New Paper: Debating Canada’s Future: A Night at Montreal’s Sohmer Park, 1892

September 19, 2014

As the media has made clear over the past several weeks, what took place in Scotland yesterday resonates strongly with past independence movements in Canada. What has been less apparent in these discussions, which usually focus solely on the Quebec referendums in 1980 and 1995, are the deep roots in which Canada’s political future was debated. One […]

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The Power-Politics of Pulp and Paper: Health, Environment and Work in Pictou County

September 18, 2014

Lachlan MacKinnon In recent months, concerns surrounding pollution at the Northern Pulp mill in Abercrombie, Nova Scotia have prompted extensive local debate and filled the pages of provincial newspapers with columns and op-ed pieces. Controversy erupted in June, after Northern Pulp announced that the mill was shutting down operations to deal with a wastewater leak. […]

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History Slam Episode Fifty-One: The History of Women in Science and Engineering

September 17, 2014

Podcast: Play in new window | Download By Sean Graham This is the second episode in our series of podcasts recorded at the 2014 Berkshire Conference on the History of Women. The conference was held May 22-25 at the University of Toronto. The 2014 Berkshire Conference of Women Historians that was held in Toronto was […]

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Over the Top: The Archives of Ontario’s WWI Onsite Exhibit

September 16, 2014

By Timothy Humphries Before 2009, the Archives of Ontario had been housed in five different locations. Remarkably, not one of them provided an exhibit space. This became a must-have when a sixth location was sought in 2006. Now onsite exhibits can be created regularly to showcase the Archives’ many rich and varied collections. This requires […]

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Why Should We Care About the Erebus (or Terror)?

September 15, 2014

by Tina Adcock On the morning of Tuesday, September 9th, Prime Minister Stephen Harper announced some unexpected and astounding news: that the wreckage of one of Sir John Franklin’s ships, either the Erebus or the Terror, had been located via sonar on the bottom of Queen Maud Gulf, which lies southwest of King William Island […]

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Picking Up the Pieces: A Community-School Alternative to First Nations Education Renewal

September 12, 2014

By Paul W. Bennett and Jonathan Anuik The proposed First National Education Act has “had a great fall,” much like Humpty Dumpty in the popular children’s fable. The latest deal, announced with great fanfare by Assembly of First Nations Chief Shawn Atleo and Prime Minister Stephen Harper on February 7, 2014 may have sweetened the […]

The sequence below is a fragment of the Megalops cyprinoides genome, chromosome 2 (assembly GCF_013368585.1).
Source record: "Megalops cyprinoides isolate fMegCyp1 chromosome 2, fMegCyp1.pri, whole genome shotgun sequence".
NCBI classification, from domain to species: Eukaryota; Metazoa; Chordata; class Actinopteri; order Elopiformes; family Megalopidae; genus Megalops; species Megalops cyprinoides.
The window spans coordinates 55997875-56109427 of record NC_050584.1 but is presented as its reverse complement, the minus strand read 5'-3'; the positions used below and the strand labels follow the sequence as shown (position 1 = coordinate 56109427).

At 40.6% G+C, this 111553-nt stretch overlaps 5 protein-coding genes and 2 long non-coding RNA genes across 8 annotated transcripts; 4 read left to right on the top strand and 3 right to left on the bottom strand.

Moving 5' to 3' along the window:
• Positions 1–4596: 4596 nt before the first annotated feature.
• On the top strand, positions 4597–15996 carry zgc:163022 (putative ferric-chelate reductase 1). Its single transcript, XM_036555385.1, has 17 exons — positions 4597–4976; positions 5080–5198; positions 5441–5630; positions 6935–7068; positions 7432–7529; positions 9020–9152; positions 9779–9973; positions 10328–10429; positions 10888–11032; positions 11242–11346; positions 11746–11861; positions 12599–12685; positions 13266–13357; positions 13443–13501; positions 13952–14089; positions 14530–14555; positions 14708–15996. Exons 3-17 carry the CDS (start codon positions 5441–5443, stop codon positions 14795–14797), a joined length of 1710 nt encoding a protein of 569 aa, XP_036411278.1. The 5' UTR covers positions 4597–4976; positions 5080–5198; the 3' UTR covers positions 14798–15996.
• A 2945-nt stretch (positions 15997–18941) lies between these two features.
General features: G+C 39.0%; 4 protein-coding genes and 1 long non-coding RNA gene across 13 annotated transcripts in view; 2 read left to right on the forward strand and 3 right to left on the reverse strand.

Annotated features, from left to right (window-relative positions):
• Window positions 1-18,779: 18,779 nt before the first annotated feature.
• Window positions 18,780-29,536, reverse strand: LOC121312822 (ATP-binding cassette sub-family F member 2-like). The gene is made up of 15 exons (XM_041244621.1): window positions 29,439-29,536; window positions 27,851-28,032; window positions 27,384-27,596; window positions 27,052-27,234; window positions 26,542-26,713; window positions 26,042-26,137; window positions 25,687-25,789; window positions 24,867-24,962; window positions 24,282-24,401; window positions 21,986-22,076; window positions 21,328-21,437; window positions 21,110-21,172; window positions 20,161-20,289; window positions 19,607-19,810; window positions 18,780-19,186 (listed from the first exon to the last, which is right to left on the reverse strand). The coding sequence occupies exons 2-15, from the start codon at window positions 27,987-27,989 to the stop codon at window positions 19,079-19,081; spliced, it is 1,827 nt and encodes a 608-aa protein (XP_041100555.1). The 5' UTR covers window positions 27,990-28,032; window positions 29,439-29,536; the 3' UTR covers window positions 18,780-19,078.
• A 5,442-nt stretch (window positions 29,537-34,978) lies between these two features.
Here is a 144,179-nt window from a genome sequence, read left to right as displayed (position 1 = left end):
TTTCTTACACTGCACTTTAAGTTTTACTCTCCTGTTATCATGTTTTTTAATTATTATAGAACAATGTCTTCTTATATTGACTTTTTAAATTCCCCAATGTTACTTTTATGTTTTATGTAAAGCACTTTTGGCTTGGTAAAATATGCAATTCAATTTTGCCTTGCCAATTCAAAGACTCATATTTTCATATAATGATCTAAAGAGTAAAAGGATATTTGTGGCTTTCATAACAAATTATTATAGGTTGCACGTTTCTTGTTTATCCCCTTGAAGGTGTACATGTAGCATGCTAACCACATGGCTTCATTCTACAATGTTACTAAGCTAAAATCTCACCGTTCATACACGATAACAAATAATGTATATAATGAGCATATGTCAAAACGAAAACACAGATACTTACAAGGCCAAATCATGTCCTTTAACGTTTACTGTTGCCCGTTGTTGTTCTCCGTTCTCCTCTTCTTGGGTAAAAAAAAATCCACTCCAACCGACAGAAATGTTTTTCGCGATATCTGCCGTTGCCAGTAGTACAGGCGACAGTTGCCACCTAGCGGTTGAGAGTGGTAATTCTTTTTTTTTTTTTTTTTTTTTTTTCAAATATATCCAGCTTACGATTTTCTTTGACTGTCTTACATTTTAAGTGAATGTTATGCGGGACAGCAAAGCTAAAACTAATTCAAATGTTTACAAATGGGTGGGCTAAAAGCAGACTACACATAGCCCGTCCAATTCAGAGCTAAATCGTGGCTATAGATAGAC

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Then and Now: Youth Labour and Tobacco Cultivation

September 11, 2014

By Jonathan McQuarrie Tobacco is in the news again. Outlets from the New York Times to The Daily Show with Jon Stewart have reported how children–primarily Hispanic and as young as twelve–work in the tobacco fields of North Carolina, Virginia, Tennessee, and Kentucky. The news reports drew on extensive research conducted by the organization Human […]

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Anishnaabeg in the War of 1812: More than Tecumseh and his Indians

September 10, 2014

By Alan Corbiere This post marks the first in a series of essays – posted the second Wednesday of each month – by Alan Corbiere focusing on Anishinaabeg participation in the War of 1812. A modified version of these posts originally appeared in the July 2012 edition of the Ojibway Cultural Foundation newsletter. It is […]

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Fall 2014 History Matters lecture series: Canada’s First World War

September 8, 2014, Heritage Toronto and the Toronto Public Library are pleased to announce the Fall 2014 History Matters lecture series. This season’s series focuses on the theme of “Canada’s First World War.” The talks pay specific attention to local responses and how we remember the conflict. The series is also part of “Canada’s First World War: […]

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Techno-Feeling in the Classroom: Technology, Empathy and Learning

September 4, 2014

Beth A. Robertson Technology forms us as much as we, in turn, form technology. This is not a new idea by any means, as many scholars, from Donna Haraway to Don Ihde, have argued much the same. More than apparatuses that are used benignly to perform certain functions, technology infuses our social order, our sense […]

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